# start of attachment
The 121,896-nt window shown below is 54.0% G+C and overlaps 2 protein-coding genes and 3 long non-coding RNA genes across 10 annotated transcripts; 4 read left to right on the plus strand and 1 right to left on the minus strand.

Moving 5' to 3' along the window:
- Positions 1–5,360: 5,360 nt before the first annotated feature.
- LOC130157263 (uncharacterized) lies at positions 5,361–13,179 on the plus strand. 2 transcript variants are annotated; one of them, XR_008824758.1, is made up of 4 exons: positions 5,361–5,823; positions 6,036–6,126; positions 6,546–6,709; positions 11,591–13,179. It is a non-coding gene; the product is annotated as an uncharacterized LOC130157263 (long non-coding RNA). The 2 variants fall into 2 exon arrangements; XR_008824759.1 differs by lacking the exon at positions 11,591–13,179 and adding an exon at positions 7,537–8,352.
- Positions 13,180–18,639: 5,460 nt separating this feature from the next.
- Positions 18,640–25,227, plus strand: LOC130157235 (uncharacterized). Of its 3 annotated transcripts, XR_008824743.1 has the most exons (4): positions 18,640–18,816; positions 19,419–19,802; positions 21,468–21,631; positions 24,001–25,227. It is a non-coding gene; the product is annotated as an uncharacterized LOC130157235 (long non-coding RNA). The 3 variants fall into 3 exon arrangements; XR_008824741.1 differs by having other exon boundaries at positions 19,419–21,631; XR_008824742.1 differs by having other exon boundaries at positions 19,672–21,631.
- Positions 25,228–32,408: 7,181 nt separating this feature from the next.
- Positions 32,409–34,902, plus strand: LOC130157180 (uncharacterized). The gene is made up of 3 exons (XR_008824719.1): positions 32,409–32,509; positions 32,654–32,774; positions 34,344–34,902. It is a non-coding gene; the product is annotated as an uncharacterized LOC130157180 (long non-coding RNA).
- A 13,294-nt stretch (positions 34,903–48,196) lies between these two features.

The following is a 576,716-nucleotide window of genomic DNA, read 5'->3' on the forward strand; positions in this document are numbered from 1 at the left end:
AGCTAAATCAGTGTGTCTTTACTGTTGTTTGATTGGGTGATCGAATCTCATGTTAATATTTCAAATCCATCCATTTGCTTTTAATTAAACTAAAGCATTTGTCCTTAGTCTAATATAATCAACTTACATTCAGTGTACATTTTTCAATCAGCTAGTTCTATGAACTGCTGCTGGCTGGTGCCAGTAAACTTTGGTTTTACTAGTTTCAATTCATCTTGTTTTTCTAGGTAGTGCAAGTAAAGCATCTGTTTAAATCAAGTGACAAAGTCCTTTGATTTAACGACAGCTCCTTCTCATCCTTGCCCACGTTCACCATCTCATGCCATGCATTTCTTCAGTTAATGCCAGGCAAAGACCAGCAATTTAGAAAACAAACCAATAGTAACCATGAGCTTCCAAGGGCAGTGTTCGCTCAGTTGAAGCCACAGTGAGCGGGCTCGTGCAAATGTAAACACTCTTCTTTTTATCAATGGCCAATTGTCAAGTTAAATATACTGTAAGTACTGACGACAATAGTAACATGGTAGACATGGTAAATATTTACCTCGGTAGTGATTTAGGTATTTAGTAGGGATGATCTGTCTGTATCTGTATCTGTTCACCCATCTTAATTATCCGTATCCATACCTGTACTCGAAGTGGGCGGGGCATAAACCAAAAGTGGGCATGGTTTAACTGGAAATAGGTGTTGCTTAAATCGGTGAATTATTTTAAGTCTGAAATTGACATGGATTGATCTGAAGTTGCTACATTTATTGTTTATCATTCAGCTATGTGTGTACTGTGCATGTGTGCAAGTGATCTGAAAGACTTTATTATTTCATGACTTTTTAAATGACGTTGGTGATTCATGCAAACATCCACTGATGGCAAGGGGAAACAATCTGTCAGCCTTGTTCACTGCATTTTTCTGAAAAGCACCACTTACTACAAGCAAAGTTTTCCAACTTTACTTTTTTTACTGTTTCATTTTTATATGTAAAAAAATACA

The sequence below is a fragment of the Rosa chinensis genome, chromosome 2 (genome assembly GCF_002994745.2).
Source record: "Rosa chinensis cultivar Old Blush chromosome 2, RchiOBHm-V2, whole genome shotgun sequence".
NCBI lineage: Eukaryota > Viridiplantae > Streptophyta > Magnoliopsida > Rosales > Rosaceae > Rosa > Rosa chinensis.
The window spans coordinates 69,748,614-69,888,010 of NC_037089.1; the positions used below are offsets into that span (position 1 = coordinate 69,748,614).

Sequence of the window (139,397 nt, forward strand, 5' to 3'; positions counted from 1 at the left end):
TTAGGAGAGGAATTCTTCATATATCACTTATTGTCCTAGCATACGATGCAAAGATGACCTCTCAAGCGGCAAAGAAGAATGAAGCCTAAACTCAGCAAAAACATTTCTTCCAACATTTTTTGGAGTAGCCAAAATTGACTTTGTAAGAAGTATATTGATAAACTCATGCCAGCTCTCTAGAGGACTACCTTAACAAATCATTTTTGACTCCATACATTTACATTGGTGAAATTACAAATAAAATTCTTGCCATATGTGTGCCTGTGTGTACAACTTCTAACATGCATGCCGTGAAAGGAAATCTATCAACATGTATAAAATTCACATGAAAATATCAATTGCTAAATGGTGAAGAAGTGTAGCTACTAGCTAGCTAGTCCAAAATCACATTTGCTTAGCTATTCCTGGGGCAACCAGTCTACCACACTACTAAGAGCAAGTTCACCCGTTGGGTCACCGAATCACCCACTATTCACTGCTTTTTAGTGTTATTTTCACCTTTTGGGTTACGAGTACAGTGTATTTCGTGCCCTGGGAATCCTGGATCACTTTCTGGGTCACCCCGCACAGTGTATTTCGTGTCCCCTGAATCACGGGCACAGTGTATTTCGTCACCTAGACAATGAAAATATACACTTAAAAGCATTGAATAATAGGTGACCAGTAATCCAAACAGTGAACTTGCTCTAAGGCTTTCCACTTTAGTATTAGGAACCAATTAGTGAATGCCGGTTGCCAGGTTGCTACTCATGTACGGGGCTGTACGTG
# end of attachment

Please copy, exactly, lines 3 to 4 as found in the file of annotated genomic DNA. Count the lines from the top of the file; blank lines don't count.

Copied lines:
- Positions 1–5,360: 5,360 nt before the first annotated feature.
- LOC130157263 (uncharacterized) lies at positions 5,361–13,179 on the plus strand. 2 transcript variants are annotated; one of them, XR_008824758.1, is made up of 4 exons: positions 5,361–5,823; positions 6,036–6,126; positions 6,546–6,709; positions 11,591–13,179. It is a non-coding gene; the product is annotated as an uncharacterized LOC130157263 (long non-coding RNA). The 2 variants fall into 2 exon arrangements; XR_008824759.1 differs by lacking the exon at positions 11,591–13,179 and adding an exon at positions 7,537–8,352.